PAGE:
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What Might it be Like?

Seoul, South Korea

Saturday night was spent in the area next to Hongdae University in the western portion of Seoul. Known especially for its intense nightlife, the area is a magnet for young people seeking to escape from the stresses of daily life. The streets are replete with partygoers wandering from one bar to the next, filling the time in between by drinking soju from the bottle and searching for someone to share the night with. Unfortunately, with the excitement of the night, they oftentimes don't make time to dispense of their trash properly, and instead find it most convenient to simply discard their unwanted bottles and cans along the roads and alleyways. Obviously trash does not clean up itself, so the city has hired workers whose job it is to clean up after those whose messy habits created the need for the job in the first place.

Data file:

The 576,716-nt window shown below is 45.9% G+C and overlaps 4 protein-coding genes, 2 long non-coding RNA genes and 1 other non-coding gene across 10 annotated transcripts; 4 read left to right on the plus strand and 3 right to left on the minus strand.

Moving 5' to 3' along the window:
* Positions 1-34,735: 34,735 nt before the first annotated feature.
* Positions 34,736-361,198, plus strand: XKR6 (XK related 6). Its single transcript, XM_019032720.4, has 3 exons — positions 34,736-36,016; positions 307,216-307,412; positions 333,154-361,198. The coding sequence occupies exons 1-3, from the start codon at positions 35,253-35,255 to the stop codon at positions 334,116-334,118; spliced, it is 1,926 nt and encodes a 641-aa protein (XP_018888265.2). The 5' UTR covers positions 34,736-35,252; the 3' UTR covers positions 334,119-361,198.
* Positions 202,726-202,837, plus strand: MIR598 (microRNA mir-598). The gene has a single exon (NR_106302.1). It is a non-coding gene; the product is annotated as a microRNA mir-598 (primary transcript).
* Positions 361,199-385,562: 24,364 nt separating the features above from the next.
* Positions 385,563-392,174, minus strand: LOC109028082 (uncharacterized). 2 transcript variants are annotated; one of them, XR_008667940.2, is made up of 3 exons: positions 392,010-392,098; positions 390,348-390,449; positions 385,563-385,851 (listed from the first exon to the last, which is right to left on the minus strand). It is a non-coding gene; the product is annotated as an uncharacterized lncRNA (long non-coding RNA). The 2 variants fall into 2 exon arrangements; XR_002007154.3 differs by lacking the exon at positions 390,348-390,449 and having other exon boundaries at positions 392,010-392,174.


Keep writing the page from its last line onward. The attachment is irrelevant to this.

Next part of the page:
While sitting on the side of the street, sipping on a bottle of soju ourselves, I watched a scene unfold that I most likely never forget. The events themselves were so simple, yet the ideas and questions behind what transpired seem more complex than I am able to unravel. A lady, whose appearance of age had been marred by the effects of no doubt a difficult life, was carrying out her job as the worker responsible for picking up the trash of others. While bending over to retrieve an empty bottle, a group of drunk men ran into her, pushing both her and her cart full of bottles over. The evidence of her hard work scattered across the street, and without even a backward glance, the group of men continued on their way, unabashed, unaware, and inconsiderate of the damage they had caused. Fellow observers along the street hastened to help her collect all of the waste, but many abandoned their effort as they realized the time requirement necessary to finish the job. Once it had all been collected, the woman continued down the predetermined path before her, down the road of continuity of a monotomous and unfulfilling post.